Neither approach is as fun as introducing new mechanics for both sides, and continually challenging the player to adapt to the new systems, rather than simply pick a min-max path and stick to it for 50 levels.
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Old 05-21-2006, 11:55 PM   #10
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Quote:
Originally Posted by Sazime
I have to say scaling things did little for difficulty in Oblivion for me. Once I got past the lvl 17 plataeu, things became easy to kill again. I hope Gothic will at least keep it level.
Sazime, just curious. Did you play with the difficulty slider all the way to the right (most difficult)? You may have, I'm just asking.

Scaling can be annoying if you're not challenged. Setting it to a suitable challenge, can make the scaling acceptable, for me at least. I just have to find the balance. I prefer very challenging, although if I get stuck for an hour or so, I usually drop it down a notch to move on...
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Old 05-22-2006, 12:57 AM   #11
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You can't really compare the difficulty in Oblivion between 2 players unless they both played excatly the same character type.

Levelling is very much dependant on your primary skills raising. If some of your primary skills are non-combat and you increase those, then you level up, creatures get harder, but you have not raised the battle skills to beat them. Everyone will experience the difficulty different.

I agree the solution was a little flawed in Oblivion, but it's where games are headed I think. With polish and care it could work alright. I loved the Elite Orc in the Gothic2 newbie forest - it ripped my arm off in 1 hit! When I finally killed it, it was a sweet victory and a sense of accomplishment. You don't have that in Oblivion I'm sad to say. Looking forward to some mod to fix it.

edit: thx for the write-up! I'm also looking forward to this little german masterpiece (hopefully).
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Old 05-22-2006, 01:07 AM   #12
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I agree with many ideas here like regional based difficlutly areas, actually which is what Gothic tried to do to a certian extent, (i.e. the farther off the path you went the more dangerous), I find Oblivion's solution terrible and game breaking wihtout hacking it (i.e. modding).

You can really never challenge yourself with out of the box Oblvioin, so the game is broken.
Accomplishments have NO meaning or value to the gamer/customer, stumble in a cave of Vampires take on an Elder Vampire, of 5th level and get 15 gold and some iron armor.

I just know you guys willl be sending me PMs just to find out about this cave and it's location, right?

Gothic 2 even had the perfect base to do this with Dragon Island, they could have stacked the island with much much tougher creatures, but were forced to throw together something quick as development time was running out and JoWood apparently couldn't wait.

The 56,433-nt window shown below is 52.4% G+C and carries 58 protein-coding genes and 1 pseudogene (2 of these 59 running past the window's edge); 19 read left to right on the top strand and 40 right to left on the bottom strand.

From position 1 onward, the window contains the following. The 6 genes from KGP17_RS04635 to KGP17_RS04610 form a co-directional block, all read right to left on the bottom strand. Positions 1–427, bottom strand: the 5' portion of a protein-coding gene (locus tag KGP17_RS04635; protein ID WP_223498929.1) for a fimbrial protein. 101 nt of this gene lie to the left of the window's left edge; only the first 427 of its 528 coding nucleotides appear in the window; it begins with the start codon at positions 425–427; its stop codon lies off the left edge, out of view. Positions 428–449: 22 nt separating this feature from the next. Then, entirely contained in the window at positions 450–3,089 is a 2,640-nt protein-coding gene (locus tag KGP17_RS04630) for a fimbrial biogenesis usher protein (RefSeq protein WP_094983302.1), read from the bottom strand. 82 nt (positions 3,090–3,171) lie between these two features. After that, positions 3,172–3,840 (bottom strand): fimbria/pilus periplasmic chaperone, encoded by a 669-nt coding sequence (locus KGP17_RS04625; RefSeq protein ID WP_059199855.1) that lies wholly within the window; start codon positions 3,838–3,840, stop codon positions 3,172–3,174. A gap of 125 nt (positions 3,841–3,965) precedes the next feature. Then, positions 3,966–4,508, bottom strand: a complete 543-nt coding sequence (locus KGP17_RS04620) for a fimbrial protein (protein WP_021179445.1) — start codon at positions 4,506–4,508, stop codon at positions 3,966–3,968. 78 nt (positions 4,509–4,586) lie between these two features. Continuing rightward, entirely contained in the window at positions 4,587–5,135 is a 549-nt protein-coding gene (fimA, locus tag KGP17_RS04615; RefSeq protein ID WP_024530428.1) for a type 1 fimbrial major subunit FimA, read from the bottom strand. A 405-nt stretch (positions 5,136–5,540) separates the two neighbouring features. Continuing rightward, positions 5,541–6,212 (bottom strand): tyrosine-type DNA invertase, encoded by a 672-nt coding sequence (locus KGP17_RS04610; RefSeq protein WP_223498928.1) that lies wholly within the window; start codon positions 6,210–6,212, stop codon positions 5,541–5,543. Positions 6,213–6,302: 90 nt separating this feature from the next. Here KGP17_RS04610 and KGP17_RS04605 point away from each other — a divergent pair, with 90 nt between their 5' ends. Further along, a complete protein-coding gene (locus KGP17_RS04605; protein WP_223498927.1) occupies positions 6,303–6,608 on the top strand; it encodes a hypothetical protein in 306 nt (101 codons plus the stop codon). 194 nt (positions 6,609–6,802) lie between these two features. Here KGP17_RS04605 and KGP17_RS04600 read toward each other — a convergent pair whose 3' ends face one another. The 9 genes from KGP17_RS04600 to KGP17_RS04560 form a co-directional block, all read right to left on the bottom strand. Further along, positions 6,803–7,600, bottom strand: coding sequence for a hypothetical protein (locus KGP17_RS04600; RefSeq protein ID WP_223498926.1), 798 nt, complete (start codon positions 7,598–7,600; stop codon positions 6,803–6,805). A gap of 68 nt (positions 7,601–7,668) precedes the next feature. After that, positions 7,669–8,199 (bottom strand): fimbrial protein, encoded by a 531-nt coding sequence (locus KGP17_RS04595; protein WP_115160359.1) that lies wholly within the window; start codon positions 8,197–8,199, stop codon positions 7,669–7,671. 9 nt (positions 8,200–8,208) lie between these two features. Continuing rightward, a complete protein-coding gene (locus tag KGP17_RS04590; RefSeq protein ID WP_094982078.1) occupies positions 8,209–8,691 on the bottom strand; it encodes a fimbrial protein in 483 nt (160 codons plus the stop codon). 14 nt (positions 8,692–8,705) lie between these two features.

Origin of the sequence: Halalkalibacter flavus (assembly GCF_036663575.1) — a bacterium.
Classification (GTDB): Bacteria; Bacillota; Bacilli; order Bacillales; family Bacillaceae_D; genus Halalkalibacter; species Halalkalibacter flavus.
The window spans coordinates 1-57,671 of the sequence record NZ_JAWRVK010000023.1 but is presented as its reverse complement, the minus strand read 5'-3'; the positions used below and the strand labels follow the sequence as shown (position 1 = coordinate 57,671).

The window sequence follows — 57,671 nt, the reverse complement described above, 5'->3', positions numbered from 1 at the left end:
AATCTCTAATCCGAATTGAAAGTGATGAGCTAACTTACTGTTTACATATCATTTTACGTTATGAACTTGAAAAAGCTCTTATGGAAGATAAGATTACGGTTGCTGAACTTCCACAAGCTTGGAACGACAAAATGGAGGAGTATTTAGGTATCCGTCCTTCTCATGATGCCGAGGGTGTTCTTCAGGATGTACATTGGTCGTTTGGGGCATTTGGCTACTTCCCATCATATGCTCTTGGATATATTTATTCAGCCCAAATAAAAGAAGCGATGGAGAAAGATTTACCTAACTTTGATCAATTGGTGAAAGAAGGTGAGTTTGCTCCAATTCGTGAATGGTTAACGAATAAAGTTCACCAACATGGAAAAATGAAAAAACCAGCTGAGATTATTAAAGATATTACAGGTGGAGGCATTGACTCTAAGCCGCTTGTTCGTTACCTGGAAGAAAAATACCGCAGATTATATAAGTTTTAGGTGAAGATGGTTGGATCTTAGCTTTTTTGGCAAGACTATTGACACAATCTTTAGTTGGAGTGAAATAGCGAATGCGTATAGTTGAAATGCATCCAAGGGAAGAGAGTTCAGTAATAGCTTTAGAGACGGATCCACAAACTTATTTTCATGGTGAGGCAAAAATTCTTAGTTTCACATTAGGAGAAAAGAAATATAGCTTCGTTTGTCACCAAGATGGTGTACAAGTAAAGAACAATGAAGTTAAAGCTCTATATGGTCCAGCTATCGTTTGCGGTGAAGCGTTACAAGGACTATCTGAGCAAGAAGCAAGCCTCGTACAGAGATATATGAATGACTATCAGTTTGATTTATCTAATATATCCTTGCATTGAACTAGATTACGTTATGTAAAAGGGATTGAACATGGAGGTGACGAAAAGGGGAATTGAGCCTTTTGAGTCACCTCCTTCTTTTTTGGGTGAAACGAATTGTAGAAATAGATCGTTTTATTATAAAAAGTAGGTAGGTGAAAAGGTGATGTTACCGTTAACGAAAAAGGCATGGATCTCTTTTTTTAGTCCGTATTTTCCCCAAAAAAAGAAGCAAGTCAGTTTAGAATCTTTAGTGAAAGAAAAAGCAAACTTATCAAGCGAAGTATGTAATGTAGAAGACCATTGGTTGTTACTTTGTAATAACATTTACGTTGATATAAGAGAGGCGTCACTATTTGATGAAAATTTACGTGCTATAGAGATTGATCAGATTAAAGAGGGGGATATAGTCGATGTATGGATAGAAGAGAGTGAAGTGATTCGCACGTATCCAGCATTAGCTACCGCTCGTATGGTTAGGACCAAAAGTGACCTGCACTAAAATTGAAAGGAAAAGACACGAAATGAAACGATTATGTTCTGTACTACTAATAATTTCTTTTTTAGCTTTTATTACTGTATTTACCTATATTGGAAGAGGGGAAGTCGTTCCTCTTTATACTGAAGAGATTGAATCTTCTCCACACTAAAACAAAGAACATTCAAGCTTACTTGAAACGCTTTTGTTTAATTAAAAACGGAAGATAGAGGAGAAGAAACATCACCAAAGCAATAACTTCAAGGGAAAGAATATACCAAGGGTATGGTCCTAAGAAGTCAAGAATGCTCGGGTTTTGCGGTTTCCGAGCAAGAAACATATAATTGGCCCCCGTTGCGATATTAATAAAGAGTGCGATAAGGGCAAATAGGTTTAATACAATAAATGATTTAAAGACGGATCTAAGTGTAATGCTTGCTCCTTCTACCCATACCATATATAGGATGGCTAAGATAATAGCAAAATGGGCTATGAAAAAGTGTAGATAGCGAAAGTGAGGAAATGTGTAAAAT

Lets hope Gothic 3 does NOT follow Oblivion's example of releasing 3/4 complete game and expecting the fans to fix it, cause Gothic 3 may not release Tools on inital shipping.
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Old 05-22-2006, 01:20 AM   #13
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Scaling difficulty = I'll pass.

I put up with it in Oblivion because .. It's Oblivion.
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Old 05-22-2006, 02:37 AM   #14
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Originally Posted by Jack B
Sazime, just curious. Did you play with the difficulty slider all the way to the right (most difficult)? You may have, I'm just asking.

Scaling can be annoying if you're not challenged. Setting it to a suitable challenge, can make the scaling acceptable, for me at least. I just have to find the balance. I prefer very challenging, although if I get stuck for an hour or so, I usually drop it down a notch to move on...
Problem with Oblivion's scaling was that it primarily gave enemies more hitpoints. They didn't get fancy new attacks and abilities, they just took 5 times as many swings/arrows to kill. Block, swing, swing, block, backpedal, shoot, shoot, same as at earlier levels. If a Minotaur Lord had come out and stomped on the ground, cracking it and knocking me down, then summoned a hammer made of fire or something and proceeded to pummel me before charging/goring and slamming me into a wall... That would have been great. As it is, all the hitpoints in the world aren't going to make the enemy AI smarter, give it new abilities, or stop me from running into the same !@#$ing Gloom Wraith/Nether Lich/Top 3 Daedra that I'll be fighting from level 20 to through the rest of the game.
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Old 05-22-2006, 04:32 AM   #15